|From Nevada Independent|
Nevada’s Senator Dean Heller has announced that he will vote to debate Republicans’ efforts to destroy the Affordable Care Act. Long on the fence, and widely believed to be opposed to cruel Republican policy that will particularly affect Nevadans, Heller has ultimately heeded the urgings of a sociopathic Vice President, the threats of an unhinged President, and the blandishments of a fork-tongued majority leader to toe his party’s jack-booted line.
Heller released the following statement, provided by KTVN: "Obamacare isn’t the answer, but doing nothing to try to solve the problems it has created isn’t the answer either. That is why I will vote to move forward and give us a chance to address the unworkable aspects of the law that have left many Nevadans - particularly those living in rural areas - with dwindling or no choices...If the final product isn’t improved for the state of Nevada, then I will not vote for it; if it is improved, I will support it."
On its face, this might seem reasonable. Heller has not yet endorsed the bill, largely because his party’s leadership has not yet deigned to tell senators what they are debating. Presumably this secretive process, driven more by the twisting of arms than actual policy discussion, is part of the Republican Party’s Trump-led project of “draining the swamp”. McConnell’s ploy of forcing a debate on an unclear measure is designed to conflate support for debate with support for the bill, building pressure on wavering senators like Heller.
In caving to McConnell, Pence, and Trump, Heller is rewarding their bad behavior--bad because it is about bad policy; bad because it is secretive and un-democratic; and bad because he knows that it takes him one step closer to supporting a bill driven by a party that has zero interest in the public interest or welfare.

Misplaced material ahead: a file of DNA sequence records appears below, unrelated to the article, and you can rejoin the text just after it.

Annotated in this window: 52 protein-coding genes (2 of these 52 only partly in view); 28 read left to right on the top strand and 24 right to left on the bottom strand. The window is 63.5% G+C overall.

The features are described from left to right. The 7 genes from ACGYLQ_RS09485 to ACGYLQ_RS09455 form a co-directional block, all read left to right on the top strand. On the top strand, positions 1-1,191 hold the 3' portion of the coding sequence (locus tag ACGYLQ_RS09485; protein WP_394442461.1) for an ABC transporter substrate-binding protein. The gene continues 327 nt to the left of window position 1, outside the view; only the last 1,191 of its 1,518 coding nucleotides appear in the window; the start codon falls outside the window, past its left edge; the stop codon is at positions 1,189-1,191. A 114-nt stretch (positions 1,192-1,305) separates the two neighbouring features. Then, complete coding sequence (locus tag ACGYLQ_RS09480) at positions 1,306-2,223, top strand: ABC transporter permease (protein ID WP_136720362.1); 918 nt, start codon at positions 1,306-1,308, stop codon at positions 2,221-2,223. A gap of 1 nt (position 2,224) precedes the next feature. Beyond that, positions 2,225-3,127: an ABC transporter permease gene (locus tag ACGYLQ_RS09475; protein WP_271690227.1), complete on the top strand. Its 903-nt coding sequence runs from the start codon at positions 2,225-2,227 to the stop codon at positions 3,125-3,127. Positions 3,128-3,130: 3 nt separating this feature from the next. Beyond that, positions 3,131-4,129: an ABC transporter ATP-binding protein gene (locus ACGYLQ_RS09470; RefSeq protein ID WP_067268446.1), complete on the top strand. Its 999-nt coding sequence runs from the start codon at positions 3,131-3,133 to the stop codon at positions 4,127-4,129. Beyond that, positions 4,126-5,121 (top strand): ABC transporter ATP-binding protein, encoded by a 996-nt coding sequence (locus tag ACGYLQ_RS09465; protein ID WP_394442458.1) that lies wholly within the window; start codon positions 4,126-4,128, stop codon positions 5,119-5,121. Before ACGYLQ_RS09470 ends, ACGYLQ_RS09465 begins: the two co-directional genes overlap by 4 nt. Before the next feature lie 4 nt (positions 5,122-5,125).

Increasingly, the Republican Party is driven by economic fundamentalism and social zealotry. They loathe the ACA, but each of their alternatives have been demonstrated to make tens of millions of Americans uninsured, and tens of millions more less insured by design. By supporting debate on such a bill, Heller made clear that he is willing to vote on a measure that contains these basic, unacceptable elements, provided it also contains a few of his pet bones.
Ultimately, Heller himself will probably choke on those bones, for Nevadans have proven themselves hostile to Trump and the Republican Party’s agenda. But people will suffer badly in the interim.
If Heller had been actually interested in addressing the inadequacies of Obamacare, he might have considered how the patchwork of healthcare reforms over a period of decades, combined with inadequate regulation of both the insurance industry and the medical industry, represent an uneven where not losing proposition to Americans. The most popular features of our ramshackle healthcare structure are those which are universal in their character.
The unevenness and inadequacy, the failure to control costs and those who drive those costs, and the popularity of the principle of universality, all point inexorably toward some version of “single payer” healthcare, whether that takes the form of state payments to a firmly regulated industry, or a state-built structure. Both systems have been proven to work with lower costs and better results in other countries, and answering this point with mechanical invocations of American exceptionalism sounds increasingly desperate and pathetic.
If Heller were serious about reforming healthcare in the interests of his constituents rather than to serve the rigid and baleful dogmas of his party’s pledge-takers and paymasters, this is the conversation he would have launched. Instead, he has endorsed the basic principles of his party’s efforts to reverse the uneven and inadequate gains of Obamacare, and has encouraged them in their efforts to lay waste to the efforts to improve the livelihoods of Americans.
Dean Heller will have one more chance to stave off disaster when it comes time to vote on the bill itself. But by bowing to the pressures of his party leadership, he has further imperilled Nevadans and Americans, taking us no closer to a serious conversation about how to make healthcare a right for all Americans. Instead, Heller’s cynical approach has brought us nearer to the triumph of an ideology that has already deeply damaged our country’s institutions, political economy, and the livelihoods of our families, friends, and neighbors.